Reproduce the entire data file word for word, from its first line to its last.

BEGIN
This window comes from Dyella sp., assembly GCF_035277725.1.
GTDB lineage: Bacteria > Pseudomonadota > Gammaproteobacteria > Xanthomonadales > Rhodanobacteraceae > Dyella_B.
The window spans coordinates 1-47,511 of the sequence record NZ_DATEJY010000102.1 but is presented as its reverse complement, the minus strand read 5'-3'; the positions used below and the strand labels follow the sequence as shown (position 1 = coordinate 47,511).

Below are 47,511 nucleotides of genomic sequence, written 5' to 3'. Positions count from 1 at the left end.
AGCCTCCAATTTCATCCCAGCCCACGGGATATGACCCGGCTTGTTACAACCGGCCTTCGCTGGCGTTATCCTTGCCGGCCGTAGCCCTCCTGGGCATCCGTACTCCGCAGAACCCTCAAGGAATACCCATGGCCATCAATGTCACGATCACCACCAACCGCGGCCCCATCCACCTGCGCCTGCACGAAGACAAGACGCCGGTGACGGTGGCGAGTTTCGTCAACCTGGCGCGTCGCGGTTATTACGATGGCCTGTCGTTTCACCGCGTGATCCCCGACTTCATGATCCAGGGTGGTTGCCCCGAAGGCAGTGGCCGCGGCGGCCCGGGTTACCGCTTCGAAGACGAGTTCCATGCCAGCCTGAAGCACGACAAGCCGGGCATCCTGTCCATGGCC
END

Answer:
This window comes from Dyella sp., assembly GCF_035277725.1.
GTDB lineage: Bacteria > Pseudomonadota > Gammaproteobacteria > Xanthomonadales > Rhodanobacteraceae > Dyella_B.
The window spans coordinates 1-47,511 of the sequence record NZ_DATEJY010000102.1 but is presented as its reverse complement, the minus strand read 5'-3'; the positions used below and the strand labels follow the sequence as shown (position 1 = coordinate 47,511).

Below are 47,511 nucleotides of genomic sequence, written 5' to 3'. Positions count from 1 at the left end.
AGCCTCCAATTTCATCCCAGCCCACGGGATATGACCCGGCTTGTTACAACCGGCCTTCGCTGGCGTTATCCTTGCCGGCCGTAGCCCTCCTGGGCATCCGTACTCCGCAGAACCCTCAAGGAATACCCATGGCCATCAATGTCACGATCACCACCAACCGCGGCCCCATCCACCTGCGCCTGCACGAAGACAAGACGCCGGTGACGGTGGCGAGTTTCGTCAACCTGGCGCGTCGCGGTTATTACGATGGCCTGTCGTTTCACCGCGTGATCCCCGACTTCATGATCCAGGGTGGTTGCCCCGAAGGCAGTGGCCGCGGCGGCCCGGGTTACCGCTTCGAAGACGAGTTCCATGCCAGCCTGAAGCACGACAAGCCGGGCATCCTGTCCATGGCC